The government decreased efforts to prevent trafficking. Overall anti-trafficking coordination efforts remained minimal, and the government did not report allocating funds for prevention efforts. The Director of the ENEJ remained the government focal point for anti-trafficking efforts. However, in February 2023, the government, via a presidential decree, mandated the establishment of a new national coordinating committee, chaired by the Ministry of Justice, to lead the government’s anti-trafficking efforts. The government did not report taking further action to establish the committee by the end of the reporting period. The government’s 2015-2022 NAP expired, and it did not draft a new NAP. The government collaborated with international organizations that held awareness campaigns targeting vulnerable migrants on trafficking risks. The Ministry of Women and Family Affairs, with support from the EU and an international organization, released a report analyzing available resources and current gaps in child protection, including for unaccompanied children engaged in forced begging in Djibouti City. The UNFD operated two 24-hour hotlines to report cases of GBV and refer victims to services, which could be utilized by trafficking victims. The hotlines received an unreported number of calls in 2022, including calls involving domestic servitude, compared with more than 1,200 calls reported in 2021; hotline staff reported an unknown number of potential trafficking calls to law enforcement. Labor recruitment and placement companies were subject to random inspections by the inspector general; however, the government did not report if any inspections found potential trafficking cases. The government did not report conducting labor inspections to enforce laws against forced labor. The government did not make efforts to reduce the demand for commercial sex acts.

As reported over the past five years, human traffickers exploit domestic and foreign victims in Djibouti, and to a lesser extent, traffickers exploit victims from Djibouti abroad. Traffickers, including family members, exploit local and migrant children, primarily from Ethiopia and Somalia, in forced begging in Djibouti City. Traffickers exploit migrant and local children in sex trafficking, sometimes using substances as a means of coercion. Traffickers exploit Djiboutian and migrant women and children experiencing homelessness in sex trafficking or labor trafficking, particularly domestic servitude, in Djibouti City and Obock. Traffickers may exploit migrant women in sex trafficking at truck stops and in restaurants and guest houses in Balbala, one of Djibouti’s poorest neighborhoods. Traffickers may exploit foreign workers – including Ethiopians, Yemenis, Indians, Pakistanis, and Filipinos – in forced labor in domestic servitude, construction, and food service sectors. In 2021, Tunisian officials reported identifying one Djiboutian victim of forced labor in Tunisia.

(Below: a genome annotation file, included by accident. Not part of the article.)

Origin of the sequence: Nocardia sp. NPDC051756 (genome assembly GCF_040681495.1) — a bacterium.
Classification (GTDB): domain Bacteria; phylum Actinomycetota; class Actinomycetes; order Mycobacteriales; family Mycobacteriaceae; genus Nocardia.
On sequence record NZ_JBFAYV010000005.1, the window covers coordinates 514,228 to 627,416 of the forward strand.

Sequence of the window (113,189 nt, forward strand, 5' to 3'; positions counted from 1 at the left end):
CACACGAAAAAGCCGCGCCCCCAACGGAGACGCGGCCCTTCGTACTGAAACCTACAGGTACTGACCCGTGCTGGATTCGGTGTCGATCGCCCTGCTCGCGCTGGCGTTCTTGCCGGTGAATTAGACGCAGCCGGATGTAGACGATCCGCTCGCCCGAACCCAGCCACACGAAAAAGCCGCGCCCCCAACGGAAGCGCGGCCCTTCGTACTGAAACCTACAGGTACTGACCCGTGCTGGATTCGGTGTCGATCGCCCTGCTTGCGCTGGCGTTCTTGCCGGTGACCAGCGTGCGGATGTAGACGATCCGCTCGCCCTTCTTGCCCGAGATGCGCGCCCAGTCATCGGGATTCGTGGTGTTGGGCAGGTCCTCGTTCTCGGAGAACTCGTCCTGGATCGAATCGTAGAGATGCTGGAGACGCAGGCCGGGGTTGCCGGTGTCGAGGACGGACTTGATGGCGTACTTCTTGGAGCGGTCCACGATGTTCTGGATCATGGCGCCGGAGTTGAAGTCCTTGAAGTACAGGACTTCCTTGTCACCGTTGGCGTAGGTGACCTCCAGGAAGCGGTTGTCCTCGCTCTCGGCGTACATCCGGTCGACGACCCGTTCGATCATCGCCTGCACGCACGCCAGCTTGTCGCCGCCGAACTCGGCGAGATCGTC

Adults and children, primarily undocumented economic migrants from Ethiopia and Somalia, transit Djibouti voluntarily en route to Yemen and other locations in the Middle East, particularly Saudi Arabia. An international organization estimates more than 150,000 migrants – predominantly Ethiopian – transited Djibouti in 2022, including both land and sea crossings. Traffickers often exploit migrants who have transited Djibouti or are transiting Djibouti to return to their respective countries of origin, in sex and labor trafficking in their intended destinations. Traffickers also exploit migrants who transit Djibouti to return to their respective countries of origin in labor trafficking, primarily in the agricultural sector, and sex trafficking via debt bondage or indentured servitude to pay off smugglers. Reports indicate smugglers, often involved in large, cross-border networks, hold large groups of migrants in isolated areas in Djibouti, particularly in Dikhil, where smugglers and traffickers may force migrants to engage in labor or sex trafficking. Djibouti hosts approximately 35,000 refugees and asylum-seekers; some individuals in this population may have endured exploitation before their arrival in Djibouti and remain vulnerable to trafficking in Djibouti. Given the protracted instability in Ethiopia, many Ethiopian nationals, including unaccompanied children, continued to journey on foot from Ethiopia to Djibouti either to claim asylum with their families or, in greater numbers, to continue onward to destination countries in Gulf states; this population remains vulnerable to trafficking. Between the beginning of the conflict in northern Ethiopia in November 2020 and the signing of the Cessation of Hostilities Agreement (COHA) between the government and the Tigray People’s Liberation Front in November 2022, Ethiopians of Tigrayan ethnicity in Djibouti were unable or unwilling to return to Ethiopia; many of these migrants reported abuses and may have been trafficking victims at various points on their journey, particularly in Yemen and Saudi Arabia. Since the signing of the COHA, the number of economic migrants transiting Djibouti has increased; this population remains vulnerable to trafficking due to lack of job opportunities in destination countries, particularly Yemen. Cuban medical professionals working in Djibouti may have been forced to work by the Cuban government.

U.S. Department of State